Auto makers have embraced in-car infotainment as a way to offer a connected experience for drivers, but without any standardization, these systems have struggled to resonate.
There is no exact figure on how much the industry has collectively invested in developing infotainment systems, but a MarketsandMarkets research report projects in-car infotainment will be worth $14.4-billion (U.S.) by 2016, representing a 12-per-cent increase year-over-year since 2010.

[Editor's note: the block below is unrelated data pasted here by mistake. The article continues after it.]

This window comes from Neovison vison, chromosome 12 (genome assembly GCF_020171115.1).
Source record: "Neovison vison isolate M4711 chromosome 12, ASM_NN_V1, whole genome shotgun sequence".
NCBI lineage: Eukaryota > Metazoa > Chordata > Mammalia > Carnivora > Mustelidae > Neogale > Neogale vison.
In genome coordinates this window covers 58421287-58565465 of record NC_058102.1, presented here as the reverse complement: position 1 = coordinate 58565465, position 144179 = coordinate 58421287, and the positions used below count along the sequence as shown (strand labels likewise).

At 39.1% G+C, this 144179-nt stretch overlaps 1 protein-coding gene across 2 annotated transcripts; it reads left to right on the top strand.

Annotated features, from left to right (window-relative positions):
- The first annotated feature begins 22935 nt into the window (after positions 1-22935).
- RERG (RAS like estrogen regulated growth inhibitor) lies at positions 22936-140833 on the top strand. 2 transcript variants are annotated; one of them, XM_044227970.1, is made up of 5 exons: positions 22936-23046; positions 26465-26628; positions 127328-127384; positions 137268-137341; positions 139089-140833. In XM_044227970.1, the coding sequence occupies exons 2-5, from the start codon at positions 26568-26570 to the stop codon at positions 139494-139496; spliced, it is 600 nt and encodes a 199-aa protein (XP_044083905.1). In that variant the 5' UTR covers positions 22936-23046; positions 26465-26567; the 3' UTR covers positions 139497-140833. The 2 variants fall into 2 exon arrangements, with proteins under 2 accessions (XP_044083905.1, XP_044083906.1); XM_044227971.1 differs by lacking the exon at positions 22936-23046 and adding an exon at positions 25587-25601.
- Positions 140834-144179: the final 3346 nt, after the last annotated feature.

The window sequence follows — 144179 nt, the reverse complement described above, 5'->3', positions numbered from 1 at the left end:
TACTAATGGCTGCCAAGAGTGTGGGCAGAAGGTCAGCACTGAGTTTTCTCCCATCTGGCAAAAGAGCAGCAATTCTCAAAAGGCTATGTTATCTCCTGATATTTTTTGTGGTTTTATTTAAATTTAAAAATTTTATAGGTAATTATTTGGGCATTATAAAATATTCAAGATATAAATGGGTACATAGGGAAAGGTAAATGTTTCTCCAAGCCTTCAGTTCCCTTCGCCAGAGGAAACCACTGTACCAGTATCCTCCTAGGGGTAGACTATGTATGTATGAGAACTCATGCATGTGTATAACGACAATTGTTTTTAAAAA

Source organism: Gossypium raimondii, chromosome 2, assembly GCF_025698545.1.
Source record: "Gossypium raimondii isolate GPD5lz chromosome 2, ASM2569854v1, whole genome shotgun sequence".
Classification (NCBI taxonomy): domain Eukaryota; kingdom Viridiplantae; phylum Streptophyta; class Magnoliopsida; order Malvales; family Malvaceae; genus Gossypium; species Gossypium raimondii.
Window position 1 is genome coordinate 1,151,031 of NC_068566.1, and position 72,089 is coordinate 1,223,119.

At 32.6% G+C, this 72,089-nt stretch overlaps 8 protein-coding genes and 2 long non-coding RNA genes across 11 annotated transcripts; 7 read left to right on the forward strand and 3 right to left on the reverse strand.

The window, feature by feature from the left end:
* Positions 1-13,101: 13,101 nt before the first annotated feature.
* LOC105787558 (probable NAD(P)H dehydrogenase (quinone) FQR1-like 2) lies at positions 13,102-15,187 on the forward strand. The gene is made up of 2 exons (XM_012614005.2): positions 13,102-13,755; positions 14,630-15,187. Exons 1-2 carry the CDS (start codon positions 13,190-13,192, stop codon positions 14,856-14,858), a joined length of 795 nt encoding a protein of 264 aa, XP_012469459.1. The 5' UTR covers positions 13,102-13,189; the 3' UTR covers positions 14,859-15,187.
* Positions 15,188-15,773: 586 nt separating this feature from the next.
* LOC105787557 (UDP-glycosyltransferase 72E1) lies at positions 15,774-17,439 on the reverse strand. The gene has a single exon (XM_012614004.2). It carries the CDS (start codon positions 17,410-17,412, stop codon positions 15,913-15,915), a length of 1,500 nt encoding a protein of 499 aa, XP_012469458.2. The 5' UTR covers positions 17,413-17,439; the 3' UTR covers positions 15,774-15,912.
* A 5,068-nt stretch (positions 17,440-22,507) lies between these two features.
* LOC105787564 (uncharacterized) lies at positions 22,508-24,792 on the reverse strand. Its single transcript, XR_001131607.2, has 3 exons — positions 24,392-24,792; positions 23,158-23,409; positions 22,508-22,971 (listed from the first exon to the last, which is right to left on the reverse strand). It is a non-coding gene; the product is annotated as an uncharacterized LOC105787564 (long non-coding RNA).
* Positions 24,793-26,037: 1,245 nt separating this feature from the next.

Despite the growth, Consumer Reports' Annual Auto Reliability Survey noted a number of issues with the 248 vehicle models between 2005 and 2014 from 28 brands cited in the study. Infotainment systems accounted for the majority of complaints among the 17 problem areas addressed.
Combining telematics, navigation and media integration has largely been the focus for auto makers, but the proliferation of smartphones and apps has also presented a challenge for their systems to be truly connected, safe and relevant.
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